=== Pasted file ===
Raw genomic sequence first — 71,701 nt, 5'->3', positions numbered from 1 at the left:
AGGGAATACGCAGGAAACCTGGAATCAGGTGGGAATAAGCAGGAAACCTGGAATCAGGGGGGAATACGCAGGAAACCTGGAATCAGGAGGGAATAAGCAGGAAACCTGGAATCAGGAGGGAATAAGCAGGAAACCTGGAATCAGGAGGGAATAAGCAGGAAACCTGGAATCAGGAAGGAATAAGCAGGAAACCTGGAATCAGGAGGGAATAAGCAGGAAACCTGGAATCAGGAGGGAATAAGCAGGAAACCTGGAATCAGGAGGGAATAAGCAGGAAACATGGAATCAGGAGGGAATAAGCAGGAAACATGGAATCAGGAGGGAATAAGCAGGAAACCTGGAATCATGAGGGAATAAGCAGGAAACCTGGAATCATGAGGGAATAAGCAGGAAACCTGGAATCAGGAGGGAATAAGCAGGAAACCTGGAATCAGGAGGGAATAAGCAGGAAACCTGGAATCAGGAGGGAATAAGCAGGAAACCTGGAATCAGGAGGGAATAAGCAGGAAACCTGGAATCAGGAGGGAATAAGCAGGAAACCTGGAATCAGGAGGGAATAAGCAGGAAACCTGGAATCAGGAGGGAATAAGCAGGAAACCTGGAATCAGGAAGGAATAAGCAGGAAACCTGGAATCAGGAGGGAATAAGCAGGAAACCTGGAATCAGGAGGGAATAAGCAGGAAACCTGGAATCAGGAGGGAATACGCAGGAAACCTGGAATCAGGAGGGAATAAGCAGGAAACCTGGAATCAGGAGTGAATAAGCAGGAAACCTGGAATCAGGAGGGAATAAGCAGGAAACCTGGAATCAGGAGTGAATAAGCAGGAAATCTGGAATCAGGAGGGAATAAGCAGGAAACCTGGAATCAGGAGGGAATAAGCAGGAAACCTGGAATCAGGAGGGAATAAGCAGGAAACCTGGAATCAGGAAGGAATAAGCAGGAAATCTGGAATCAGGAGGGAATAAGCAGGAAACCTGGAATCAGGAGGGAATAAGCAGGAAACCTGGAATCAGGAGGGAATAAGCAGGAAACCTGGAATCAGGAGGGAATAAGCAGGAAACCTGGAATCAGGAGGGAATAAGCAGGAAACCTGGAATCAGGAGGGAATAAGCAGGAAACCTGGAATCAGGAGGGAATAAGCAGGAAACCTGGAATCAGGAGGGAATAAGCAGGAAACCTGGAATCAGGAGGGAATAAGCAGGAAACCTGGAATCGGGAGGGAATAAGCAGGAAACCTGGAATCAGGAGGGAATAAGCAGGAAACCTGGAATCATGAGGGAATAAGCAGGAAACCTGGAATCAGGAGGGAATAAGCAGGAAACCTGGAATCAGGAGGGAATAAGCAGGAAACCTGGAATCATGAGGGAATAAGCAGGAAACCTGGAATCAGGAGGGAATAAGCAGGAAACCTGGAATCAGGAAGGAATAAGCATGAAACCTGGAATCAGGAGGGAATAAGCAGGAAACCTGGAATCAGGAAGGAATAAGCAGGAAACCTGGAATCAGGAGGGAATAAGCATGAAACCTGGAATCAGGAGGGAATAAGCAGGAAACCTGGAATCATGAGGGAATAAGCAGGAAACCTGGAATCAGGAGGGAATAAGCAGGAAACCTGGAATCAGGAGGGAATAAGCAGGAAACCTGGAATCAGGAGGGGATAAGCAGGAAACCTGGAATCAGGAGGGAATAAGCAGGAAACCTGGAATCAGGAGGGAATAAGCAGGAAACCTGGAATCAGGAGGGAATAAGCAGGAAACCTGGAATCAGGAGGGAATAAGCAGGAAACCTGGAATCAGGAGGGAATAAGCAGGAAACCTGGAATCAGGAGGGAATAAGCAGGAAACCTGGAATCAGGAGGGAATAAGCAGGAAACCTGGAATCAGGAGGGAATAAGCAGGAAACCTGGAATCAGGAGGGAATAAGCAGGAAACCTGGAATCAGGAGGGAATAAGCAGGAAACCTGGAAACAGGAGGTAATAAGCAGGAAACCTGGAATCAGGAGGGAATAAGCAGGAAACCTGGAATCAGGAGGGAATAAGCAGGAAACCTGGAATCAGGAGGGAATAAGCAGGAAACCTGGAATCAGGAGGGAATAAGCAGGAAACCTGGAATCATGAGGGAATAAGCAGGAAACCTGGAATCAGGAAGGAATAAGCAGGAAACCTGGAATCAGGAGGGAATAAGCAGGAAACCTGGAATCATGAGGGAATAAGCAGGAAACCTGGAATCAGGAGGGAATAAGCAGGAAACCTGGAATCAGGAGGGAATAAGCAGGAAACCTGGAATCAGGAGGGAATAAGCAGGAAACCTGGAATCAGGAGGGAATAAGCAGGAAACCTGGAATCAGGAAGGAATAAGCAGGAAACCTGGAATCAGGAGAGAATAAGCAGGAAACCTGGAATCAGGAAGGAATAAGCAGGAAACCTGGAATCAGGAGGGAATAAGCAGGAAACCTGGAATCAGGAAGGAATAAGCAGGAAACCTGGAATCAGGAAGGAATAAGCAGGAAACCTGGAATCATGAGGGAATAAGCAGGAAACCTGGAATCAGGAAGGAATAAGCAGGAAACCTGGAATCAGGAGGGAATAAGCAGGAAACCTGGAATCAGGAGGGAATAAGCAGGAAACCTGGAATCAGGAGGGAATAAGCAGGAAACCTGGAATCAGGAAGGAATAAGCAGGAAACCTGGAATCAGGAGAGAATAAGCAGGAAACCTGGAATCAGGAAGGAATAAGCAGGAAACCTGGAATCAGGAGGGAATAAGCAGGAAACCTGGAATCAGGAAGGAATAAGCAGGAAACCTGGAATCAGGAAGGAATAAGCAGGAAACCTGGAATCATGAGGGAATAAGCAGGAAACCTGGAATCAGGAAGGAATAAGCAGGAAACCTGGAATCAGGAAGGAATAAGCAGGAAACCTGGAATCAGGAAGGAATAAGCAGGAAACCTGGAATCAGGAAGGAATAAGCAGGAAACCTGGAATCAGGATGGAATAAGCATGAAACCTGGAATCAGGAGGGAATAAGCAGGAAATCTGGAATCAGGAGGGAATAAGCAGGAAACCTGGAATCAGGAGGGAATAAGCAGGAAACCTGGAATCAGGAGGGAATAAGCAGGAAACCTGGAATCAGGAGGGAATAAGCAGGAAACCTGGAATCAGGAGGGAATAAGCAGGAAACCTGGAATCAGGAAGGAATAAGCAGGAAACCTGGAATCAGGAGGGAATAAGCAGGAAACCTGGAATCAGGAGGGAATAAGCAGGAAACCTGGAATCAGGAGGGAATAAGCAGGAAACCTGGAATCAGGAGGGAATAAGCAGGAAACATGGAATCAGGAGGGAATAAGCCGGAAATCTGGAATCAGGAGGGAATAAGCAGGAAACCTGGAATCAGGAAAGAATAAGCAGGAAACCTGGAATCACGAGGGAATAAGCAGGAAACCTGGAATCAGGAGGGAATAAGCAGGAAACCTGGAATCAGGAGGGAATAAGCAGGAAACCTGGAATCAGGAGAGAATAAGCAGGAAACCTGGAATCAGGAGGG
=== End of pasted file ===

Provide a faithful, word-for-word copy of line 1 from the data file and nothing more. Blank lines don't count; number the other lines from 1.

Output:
Raw genomic sequence first — 71,701 nt, 5'->3', positions numbered from 1 at the left: